Boycott talks fail as riders considerfurther action at HQ.
LAST-ditch talks aimed at averting a highly damaging jockeys' strike on Sunday failed yesterday - as speculation emerged of a second protest later this month at Newmarket.
A fresh offer from the Jockey Club in an appeal to riders to call off Sunday's boycott at Sandown was met with a short retort from campaign leader Philip Robinson: "There is no deal."
Exasperation at Portman Square reached such heights that senior steward Julian Richmond-Watson talked of retaliatory legal action against the rebellious jockeys; of "letting the law decide whether what we are trying to do is unlawful".
However, valets added their support to a boycott as the row over mobile phone restrictions escalates, with Sandown chosen as it falls under the banner of Racecourse Holdings Trust, a subsidiary of the Jockey Club.
Management at the Esher track will assess whether to cancel racing after this morning's deadline for declarations, but last night not a single horse among 244 entries had been jocked up and Robinson was adamant the majority of trainers with entries would not be
declaring. A second boycott date of September 23, when one of three meetings is at Newmarket, was thought to have been discussed by jockeys.
The Jockey Club's new offer allowed riders to retain possession of their phones - dispensing with the requirement to keep them in a pigeon hole in a designated phone-zone - and would also allow trainers to communicate with riders via the stable representative's mobile in the phone-zone. The
11th-hour concessions, wrung out during a secret meeting in London, failed to impress Robinson.
"The Jockey Club is not listening," he said. "We have told them what we want and that's it. We have said we would be quite happy to exist by rules that we do not use phones outside the phone-zone.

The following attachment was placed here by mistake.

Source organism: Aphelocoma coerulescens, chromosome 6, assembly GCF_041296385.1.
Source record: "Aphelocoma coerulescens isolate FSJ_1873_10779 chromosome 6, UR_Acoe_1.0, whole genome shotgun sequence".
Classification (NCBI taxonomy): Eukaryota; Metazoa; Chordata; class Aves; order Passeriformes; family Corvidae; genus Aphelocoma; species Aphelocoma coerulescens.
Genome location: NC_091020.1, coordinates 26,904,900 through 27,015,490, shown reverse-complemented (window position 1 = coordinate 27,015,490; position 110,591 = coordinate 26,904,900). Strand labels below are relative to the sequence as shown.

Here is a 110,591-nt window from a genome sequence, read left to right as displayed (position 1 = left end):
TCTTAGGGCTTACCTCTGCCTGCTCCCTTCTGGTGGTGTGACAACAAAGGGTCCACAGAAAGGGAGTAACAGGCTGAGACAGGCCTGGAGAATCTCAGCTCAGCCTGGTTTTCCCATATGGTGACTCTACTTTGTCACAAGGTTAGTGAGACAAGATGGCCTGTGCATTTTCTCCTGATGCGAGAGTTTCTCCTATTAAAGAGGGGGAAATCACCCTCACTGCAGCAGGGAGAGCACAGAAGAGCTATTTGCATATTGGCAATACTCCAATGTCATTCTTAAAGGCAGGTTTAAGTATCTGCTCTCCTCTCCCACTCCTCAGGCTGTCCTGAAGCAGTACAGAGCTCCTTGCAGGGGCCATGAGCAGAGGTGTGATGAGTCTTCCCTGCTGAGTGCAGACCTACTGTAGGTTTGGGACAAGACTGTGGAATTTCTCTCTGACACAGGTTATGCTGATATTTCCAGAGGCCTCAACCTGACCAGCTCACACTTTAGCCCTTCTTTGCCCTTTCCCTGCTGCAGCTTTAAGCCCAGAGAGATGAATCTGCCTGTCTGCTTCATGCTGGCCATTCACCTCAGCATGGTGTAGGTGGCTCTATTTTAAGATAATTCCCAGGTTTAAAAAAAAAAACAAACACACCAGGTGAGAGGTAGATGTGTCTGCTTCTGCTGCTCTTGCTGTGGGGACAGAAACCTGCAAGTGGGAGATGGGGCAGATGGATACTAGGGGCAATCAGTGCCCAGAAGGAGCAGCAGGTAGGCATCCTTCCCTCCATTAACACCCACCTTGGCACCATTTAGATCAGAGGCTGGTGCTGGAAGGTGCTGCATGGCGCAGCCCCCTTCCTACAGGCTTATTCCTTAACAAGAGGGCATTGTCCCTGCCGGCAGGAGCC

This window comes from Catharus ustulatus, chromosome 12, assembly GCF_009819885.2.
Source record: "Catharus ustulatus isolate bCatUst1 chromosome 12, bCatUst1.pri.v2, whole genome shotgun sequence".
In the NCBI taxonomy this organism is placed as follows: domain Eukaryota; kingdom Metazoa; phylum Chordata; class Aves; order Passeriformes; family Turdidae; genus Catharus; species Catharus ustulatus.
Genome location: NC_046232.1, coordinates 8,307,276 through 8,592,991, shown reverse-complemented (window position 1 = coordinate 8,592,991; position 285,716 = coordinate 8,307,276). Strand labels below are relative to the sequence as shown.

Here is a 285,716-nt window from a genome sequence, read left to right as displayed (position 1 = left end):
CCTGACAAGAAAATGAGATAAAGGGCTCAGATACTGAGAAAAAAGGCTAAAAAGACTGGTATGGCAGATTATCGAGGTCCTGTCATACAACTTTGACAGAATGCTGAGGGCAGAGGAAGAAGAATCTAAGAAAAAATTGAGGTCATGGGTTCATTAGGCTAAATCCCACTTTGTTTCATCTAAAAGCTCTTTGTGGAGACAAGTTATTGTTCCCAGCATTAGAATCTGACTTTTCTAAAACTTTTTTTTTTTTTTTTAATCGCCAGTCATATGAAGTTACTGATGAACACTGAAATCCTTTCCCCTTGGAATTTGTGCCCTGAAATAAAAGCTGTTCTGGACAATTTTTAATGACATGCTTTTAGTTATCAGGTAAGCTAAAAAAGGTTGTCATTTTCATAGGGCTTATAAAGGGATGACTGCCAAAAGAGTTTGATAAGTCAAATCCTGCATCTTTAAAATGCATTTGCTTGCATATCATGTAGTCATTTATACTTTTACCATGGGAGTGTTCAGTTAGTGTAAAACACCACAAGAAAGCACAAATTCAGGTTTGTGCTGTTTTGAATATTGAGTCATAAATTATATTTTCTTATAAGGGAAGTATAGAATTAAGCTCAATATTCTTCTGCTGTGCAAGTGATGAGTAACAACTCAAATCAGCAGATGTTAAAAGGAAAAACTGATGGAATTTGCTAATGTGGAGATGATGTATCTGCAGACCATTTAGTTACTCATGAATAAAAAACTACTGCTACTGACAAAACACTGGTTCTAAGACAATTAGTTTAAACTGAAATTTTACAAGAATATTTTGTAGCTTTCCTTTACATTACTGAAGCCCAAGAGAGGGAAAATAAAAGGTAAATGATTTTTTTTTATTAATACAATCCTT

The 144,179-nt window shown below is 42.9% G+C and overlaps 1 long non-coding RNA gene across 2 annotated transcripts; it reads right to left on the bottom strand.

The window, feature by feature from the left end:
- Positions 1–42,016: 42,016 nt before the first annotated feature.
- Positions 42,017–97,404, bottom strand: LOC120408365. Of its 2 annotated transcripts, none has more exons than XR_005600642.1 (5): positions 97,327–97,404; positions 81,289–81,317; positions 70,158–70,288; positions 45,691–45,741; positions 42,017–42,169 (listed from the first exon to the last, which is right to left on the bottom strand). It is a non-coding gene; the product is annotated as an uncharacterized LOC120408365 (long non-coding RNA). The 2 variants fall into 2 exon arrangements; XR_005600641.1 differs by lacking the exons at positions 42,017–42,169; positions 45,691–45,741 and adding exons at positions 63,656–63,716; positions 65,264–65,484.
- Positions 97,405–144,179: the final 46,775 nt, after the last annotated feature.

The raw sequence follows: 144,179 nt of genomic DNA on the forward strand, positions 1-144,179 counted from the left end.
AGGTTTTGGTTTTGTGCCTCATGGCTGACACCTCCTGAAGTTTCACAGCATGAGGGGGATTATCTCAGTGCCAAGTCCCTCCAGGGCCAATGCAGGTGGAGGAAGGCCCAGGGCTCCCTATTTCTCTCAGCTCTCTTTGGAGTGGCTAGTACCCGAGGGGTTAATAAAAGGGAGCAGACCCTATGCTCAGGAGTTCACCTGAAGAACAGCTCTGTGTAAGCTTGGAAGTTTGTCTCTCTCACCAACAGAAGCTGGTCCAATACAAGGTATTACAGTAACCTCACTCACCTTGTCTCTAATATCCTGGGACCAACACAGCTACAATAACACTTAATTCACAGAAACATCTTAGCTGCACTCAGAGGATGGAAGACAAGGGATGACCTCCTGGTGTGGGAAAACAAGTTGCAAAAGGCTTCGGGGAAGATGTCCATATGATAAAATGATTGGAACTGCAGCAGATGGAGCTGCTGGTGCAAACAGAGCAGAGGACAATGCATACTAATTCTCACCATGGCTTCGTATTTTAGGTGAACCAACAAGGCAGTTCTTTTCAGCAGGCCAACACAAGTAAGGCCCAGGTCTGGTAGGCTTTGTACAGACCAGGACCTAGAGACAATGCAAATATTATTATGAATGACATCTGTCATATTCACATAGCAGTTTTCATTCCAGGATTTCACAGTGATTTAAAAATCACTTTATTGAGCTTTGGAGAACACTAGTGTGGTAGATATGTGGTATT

"There's no point having phones, wherever they are, if they are not turned on. It's pointless. The whole idea is that when someone is trying to call us, we know and can answer it. It's
vital. It's a waste of time us having a phone if we can't have it switched on."
Robinson added: "The situation is just as you were. I will be having a
holiday on Sunday and so will the
Yesterday's talks at a hotel close to Portman Square were attended in the role of peacebroker by barrister Graham McPherson, who is associated with the National Trainers' Federation.
Also present were Michael Caulfield, outgoing chief executive of the Jockeys' Association, his successor John Blake and three Jockey Club directors - Christopher Foster, Malcolm Wallace and John Maxse. Solicitor Martin Cruddace, who has 110 clients since being recruited by Robinson, kept in touch by phone.
A deal was put to jockeys at around 3.30pm. By around 4.30pm had come the rejection, a speed of turnaround that totally infuriated Club officials.
"I really don't see what is served by a strike," said Maxse. "It's a futile and pointless gesture."
The Club had thought a trial run of the new offer until the end of the year might persuade some movement from riders.
Maxse added: "My hope is that they will think about it, there is no deadline."
Dave Currie, a valet for 37 years, confirmed he and his colleagues will not be working at Sandown.
"We are 100 per cent behind them [the jockeys]", said Currie. "We are in the same position as the jockeys. We feel we are all part of the same team and we should all stick together."
In contrast, the BHB rushed out a statement yesterday evening commending the Jockey Club negotiators.
Greg Nichols, the BHB's chief executive, said: "The integrity of our sport is of paramount importance.
"We therefore urge jockeys to see the commonsense of this latest offer, and consider it fully before any further harmful action is embarked upon.
"The threat to Sandown's meeting on Sunday should be averted at all cost. Trainers should declare runners for the fixture and nominate their jockeys as is the norm."
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|Publication:||The Racing Post (London, England)|
|Date:||Sep 12, 2003|
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